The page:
This traveler says that he doesn’t understand trip insurance so he didn’t buy it. Now he needs it.

When Solomon Gizaw purchases his air tickets for a trip to Africa, he doesn’t buy travel insurance. Now he has to cancel his trip for medical reasons, but he doesn’t want to pay a change fee. Can our advocates help him get it waived?

Question: I bought two tickets for a trip to Africa through CheapOair. My outgoing flight was on Lufthansa; the return flight was on United two months later.

Then I learned that I have cancer and need chemotherapy. My doctor says that I will not be able to travel away from home for the entire two months I had planned to be in Africa. I will have to return home after one month.

I called CheapOair and United several times to change or cancel the return flight, but I was told that there is a $300 fee to change the flight. Can you help me get this fee waived? — Solomon Gizaw, Alexandria, Va.

Answer: I’m sorry about your medical situation and inability to travel as planned. Your situation is a sad reminder that using online travel agencies such as CheapOair (a brand of Fareportal) carries risks, especially when booking international or complex trips. Before confirming your purchase, remember to pay close attention to the details, because many such agencies place disclaimers in their terms and conditions that relieve them of liability and allow them to refuse to issue refunds or otherwise decline to assist travelers when things go wrong on their trips. (Disclosure: CheapOair is an underwriter of our website.)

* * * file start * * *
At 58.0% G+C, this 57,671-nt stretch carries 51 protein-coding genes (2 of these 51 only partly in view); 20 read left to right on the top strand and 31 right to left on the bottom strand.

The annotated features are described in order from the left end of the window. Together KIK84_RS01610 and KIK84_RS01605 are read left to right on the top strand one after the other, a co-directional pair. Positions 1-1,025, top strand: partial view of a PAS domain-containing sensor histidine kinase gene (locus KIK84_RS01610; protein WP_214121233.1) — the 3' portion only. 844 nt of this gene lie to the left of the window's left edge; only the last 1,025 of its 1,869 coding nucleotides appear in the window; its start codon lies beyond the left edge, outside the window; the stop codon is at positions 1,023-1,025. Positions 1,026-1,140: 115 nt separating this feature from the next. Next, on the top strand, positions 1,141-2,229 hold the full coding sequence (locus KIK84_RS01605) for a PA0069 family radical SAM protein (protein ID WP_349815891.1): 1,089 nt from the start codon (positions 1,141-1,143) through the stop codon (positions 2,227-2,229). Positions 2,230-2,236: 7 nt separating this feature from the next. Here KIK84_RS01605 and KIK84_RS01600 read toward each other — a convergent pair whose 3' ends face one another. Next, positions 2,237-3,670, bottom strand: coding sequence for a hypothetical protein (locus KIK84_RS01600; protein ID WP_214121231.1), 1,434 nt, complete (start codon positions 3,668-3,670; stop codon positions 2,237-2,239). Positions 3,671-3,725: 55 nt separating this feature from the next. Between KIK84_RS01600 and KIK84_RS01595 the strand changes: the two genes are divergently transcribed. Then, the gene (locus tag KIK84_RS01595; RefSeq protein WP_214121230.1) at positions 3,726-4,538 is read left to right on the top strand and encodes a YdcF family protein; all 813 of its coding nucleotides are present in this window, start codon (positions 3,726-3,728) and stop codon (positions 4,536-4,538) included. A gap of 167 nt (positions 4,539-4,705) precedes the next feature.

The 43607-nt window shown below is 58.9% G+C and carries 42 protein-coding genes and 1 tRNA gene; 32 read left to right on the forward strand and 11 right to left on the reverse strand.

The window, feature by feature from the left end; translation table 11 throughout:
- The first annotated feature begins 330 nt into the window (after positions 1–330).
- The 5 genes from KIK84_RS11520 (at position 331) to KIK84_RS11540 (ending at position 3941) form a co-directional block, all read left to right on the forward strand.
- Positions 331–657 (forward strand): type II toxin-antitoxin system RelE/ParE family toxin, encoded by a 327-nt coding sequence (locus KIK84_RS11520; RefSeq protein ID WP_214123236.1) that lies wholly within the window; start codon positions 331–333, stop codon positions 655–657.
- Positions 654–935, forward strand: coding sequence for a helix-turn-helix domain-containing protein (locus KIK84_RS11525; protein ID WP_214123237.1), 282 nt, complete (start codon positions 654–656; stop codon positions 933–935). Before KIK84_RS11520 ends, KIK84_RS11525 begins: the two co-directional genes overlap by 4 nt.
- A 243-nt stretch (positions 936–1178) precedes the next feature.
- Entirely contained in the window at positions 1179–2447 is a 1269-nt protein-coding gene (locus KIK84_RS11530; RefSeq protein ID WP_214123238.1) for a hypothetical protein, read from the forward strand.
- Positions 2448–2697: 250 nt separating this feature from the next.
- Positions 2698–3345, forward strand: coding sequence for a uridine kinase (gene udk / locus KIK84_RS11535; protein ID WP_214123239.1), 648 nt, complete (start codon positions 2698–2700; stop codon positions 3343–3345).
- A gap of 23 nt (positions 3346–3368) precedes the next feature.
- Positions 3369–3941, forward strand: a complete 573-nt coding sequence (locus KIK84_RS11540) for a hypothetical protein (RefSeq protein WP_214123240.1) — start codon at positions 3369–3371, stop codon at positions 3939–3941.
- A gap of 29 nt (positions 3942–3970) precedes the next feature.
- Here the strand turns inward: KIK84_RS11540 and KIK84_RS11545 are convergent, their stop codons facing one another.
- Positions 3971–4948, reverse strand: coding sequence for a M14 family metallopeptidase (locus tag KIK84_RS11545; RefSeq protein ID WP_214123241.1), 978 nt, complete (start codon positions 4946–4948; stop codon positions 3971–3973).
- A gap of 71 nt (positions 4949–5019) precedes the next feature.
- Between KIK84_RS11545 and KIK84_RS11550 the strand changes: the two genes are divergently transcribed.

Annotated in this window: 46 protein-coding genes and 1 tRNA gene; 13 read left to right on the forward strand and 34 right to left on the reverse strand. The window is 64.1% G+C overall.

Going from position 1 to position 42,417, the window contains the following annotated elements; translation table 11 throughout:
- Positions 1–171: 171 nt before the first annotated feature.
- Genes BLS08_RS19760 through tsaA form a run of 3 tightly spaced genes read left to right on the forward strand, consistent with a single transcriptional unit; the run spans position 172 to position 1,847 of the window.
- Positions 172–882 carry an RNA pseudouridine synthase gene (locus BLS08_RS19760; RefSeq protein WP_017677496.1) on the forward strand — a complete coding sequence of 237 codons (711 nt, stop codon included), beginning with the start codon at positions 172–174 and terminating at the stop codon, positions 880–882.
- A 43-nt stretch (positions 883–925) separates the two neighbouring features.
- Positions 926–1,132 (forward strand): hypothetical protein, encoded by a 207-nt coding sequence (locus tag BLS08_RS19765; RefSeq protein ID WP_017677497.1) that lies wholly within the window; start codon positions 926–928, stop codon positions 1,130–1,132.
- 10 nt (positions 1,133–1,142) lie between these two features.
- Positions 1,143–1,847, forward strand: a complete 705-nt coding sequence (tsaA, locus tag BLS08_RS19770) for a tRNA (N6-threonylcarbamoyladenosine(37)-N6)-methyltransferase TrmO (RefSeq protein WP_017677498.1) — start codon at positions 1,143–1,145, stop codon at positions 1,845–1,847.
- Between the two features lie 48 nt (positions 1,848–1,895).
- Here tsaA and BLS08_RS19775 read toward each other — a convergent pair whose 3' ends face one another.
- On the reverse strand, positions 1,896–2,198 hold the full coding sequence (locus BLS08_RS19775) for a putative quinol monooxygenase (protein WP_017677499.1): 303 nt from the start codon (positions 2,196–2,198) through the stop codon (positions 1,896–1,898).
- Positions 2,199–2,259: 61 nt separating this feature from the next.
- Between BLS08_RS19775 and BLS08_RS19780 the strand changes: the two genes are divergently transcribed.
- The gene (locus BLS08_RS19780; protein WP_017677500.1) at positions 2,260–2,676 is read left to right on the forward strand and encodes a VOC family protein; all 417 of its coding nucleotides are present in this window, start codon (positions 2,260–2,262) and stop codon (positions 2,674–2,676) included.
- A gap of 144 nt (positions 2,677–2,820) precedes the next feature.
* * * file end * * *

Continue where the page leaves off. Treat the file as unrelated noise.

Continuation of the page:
For example, CheapOair’s terms and conditions indicate that:

Most of our airline tickets, hotels, pre-paid car rentals, vacation packages and service fees are non-refundable after 24 hours of booking. … We can accept refund requests only if the following conditions have been met:

    • you have applied for a cancellation and refund with us and if the fare rules provide for cancellation and refunds;
    • you are not a “no show” (most “no show” bookings are ineligible for any waiver from suppliers for refund processing); and
    • we are able to secure waivers from suppliers to process this requested cancellation and refund.

We are unable to provide a specific timeline for how long it may take for this requested refund to be processed. All refund requests are processed in a sequential format. Once you have provided our customer service agent with your cancellation request, we will then send you an email notification that your request has been received. This notification does not automatically qualify you for a refund. This only provides you with an acknowledgement of your request and provides you with a tracking number.

CheapOair will charge a post-ticketing services fee, as applicable. All refund fees are charged on per-passenger, per-ticket basis. These fees will only be assessed if a refund has been authorized by the supplier or a waiver has been received and when the airline/supplier rules permit such refunds. If such refund is not processed by the supplier, we will refund you our post-ticketing service fees applicable to your agent-assisted refund request, but not our booking fees for the original travel reservation or booking.